Indian Country politics and public policy

Commentary by Mark Trahant

  Mark Trahant / Trahant Reports James Singer will run for the United States Senate in Utah. He’s the first Native American to run in 2018 elections. Singer is a member of the Navajo Nation. He’s also the first candidate to cite Standing Rock as the answer to the question, “why run?” “This past year has …

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Mark Trahant / Trahant Reports Former Montana State Sen. Carol Juneau once said that she considered state office because that’s where she could make a difference. (She is a member of the Mandan Hidatsa Arikara Tribe but was living in the Blackfeet Nation). The year was 1998. She was first appointed to the legislature to …

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***Updated*** Good morning. A quick update. So a reader points out that I really ought to include Debora Juarez in this list (and in the broader review of Native women in office). And it’s a spot on suggestion. So I have added Juarez and a couple of county commissioners I know about … but there …

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Do you ever wonder who will be the first Native American president? That answer might already be found on the ballots across the country. Where more Native Americans than ever are running for office. Welcome to the Trahant Reports election special. I’m  Mark Trahant. You can find my blog at trahantreports.com or my work on …

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Mark Trahant / TrahantReports First the news: Montana Democrats hired Amy Croover as director of the Native Vote program. A Democratic Party press release said her task is to increase the number of Native American voters. The message is significant. Montana Democrats are investing real resources to give American Indian voters a greater say. “As …

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  What does the election landscape look like? This. I am also updating the spreedsheet that lists all of these candidates. I will post as soon as I have confirmed a couple of races. — Mark Trahant    

And one important lesson for Indian Country Mark Trahant / TrahantReports There are three lessons that the Hillary Clinton campaign could learn from team Bernie Sanders. And there is one critical lesson from Clinton that could help Indian Country win more elections.  A little background first. I have been writing about political campaigns for forty-plus …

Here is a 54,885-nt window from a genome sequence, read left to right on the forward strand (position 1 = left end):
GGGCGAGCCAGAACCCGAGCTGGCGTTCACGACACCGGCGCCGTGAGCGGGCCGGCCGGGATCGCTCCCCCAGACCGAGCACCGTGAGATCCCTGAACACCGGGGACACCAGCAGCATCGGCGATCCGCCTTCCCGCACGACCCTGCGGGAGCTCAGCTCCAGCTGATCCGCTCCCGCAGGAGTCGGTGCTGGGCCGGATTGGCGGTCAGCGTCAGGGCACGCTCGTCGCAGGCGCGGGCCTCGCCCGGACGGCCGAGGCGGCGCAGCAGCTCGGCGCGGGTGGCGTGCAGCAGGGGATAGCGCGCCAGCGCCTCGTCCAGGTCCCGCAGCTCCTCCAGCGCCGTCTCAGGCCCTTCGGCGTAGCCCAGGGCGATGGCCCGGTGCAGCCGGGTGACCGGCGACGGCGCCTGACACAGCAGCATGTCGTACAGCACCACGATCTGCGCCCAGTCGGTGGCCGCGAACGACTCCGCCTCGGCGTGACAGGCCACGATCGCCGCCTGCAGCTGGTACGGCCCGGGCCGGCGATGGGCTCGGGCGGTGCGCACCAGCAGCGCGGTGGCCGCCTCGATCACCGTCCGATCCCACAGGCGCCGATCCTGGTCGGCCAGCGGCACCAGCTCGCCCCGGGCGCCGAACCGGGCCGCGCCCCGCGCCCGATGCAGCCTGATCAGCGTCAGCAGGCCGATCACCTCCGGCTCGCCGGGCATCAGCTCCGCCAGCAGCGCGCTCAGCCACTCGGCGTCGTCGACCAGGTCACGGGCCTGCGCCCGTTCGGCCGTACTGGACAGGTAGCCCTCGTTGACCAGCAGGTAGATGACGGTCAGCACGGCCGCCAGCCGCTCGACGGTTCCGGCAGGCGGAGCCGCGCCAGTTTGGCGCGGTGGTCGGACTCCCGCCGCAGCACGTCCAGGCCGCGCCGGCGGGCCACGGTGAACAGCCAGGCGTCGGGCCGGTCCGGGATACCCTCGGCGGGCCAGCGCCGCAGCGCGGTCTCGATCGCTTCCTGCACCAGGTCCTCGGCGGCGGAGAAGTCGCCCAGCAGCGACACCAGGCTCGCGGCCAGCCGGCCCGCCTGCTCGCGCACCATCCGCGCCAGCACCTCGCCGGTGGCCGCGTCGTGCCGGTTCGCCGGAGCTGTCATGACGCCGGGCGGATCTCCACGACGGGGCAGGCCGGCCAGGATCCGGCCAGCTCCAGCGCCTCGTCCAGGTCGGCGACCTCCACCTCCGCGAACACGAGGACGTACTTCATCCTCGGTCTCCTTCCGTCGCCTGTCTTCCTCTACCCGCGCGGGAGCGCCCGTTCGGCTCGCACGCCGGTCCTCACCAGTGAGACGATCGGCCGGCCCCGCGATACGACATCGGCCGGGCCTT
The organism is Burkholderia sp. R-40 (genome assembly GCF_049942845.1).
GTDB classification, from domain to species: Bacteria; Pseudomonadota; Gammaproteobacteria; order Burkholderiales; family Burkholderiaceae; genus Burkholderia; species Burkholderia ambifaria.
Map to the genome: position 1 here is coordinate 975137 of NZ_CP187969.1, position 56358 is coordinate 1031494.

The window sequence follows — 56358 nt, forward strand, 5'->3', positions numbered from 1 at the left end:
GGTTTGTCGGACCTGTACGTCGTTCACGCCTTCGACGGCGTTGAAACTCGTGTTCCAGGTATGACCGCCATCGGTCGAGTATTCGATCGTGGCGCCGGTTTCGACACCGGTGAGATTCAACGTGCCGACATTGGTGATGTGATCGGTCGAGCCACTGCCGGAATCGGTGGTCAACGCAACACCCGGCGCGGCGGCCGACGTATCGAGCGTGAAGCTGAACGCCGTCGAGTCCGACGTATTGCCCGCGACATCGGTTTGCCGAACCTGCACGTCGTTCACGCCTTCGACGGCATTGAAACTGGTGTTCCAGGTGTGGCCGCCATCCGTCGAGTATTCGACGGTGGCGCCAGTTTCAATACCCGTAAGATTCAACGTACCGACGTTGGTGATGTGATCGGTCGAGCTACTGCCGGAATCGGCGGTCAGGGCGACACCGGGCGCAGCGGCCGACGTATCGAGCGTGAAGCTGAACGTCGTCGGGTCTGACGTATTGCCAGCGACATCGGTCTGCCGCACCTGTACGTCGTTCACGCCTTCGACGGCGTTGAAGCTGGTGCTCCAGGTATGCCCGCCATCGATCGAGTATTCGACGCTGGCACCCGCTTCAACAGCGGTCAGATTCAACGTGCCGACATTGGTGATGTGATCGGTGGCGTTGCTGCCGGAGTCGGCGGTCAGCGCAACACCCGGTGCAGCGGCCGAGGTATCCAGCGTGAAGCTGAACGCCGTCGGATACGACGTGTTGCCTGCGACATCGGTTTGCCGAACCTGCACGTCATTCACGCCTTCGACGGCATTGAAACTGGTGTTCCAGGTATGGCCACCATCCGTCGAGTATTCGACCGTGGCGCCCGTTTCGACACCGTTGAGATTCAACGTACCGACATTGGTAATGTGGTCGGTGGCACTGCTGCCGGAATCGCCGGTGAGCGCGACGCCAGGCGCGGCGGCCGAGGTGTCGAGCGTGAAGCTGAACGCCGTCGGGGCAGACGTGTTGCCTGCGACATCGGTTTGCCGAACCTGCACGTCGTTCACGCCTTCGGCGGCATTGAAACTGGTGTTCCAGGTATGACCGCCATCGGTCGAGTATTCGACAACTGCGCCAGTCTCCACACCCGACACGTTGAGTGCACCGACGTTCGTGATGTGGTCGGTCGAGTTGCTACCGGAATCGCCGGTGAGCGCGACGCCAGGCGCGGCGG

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#NativeVote16 – Investing in coal (or better, a transition away from coal)

May 3, 2016


 

Quick point:

I thought Hillary Clinton’s conversation with a coal miner was the most interesting moment on the campaign yesterday.
Of course it’s time to “leave it in the ground.” And rethink fracking. But energy policy is far more complicated than a slogan. What will it do to reservation families if an end to fracking pushes gas prices back to $4 or $5 a gallon? How do we at the same time: reduce carbon emissions, keep energy costs affordable, and keep people working?
And how much of an investment will be required to create clean energy jobs (and help the workforce make that transition)? And how do we do that with a Congress that would rather drill & mine?

This will be an election issue in Montana’s House race between Democrat Denise Juneau and Ryan Zinke. The Republican incumbent has made this an issue, recently introducing legislation for a permanent tax credit for reservation mines. Zinke said: “We want to create as few economic burdens as possible, especially since tribal lands are subject to greater regulatory hurdles compared to private, state, or federal projects. Making the tax credit permanent will empower tribal governments by promoting economic and social growth. Coal-producing tribes, such as the Crow Nation, will have a greater capacity to create jobs and invest in critical projects like infrastructure and education.”

But a key part of that plan is the Gateway Terminal Pacific export terminal in Washington state, a project that Northwest tribes oppose because of its impact on the environment and salmon.

My piece on the politics of leaving coal in the ground:
https://trahantreports.com/…/politics-of-leaving-coal-in-t…/

Brookings has another idea: A carbon tax to help mining families. A key point from the piece: “What coalfield communities need now is to move on their transition before things get worse. To do that, they need funding, which a carbon tax is uniquely suited to provide.”

http://www.brookings.edu/…/26-coal-economy-workers-need-hel…

              Independent commission looks beyond politics Mark Trahant TrahantReports The toughest challenge for any democracy is making certain that the rules of voting are fair. How fair? A system that allows voters to toss politicians out of office. Every politician in the world proclaims that’s how it ought to …

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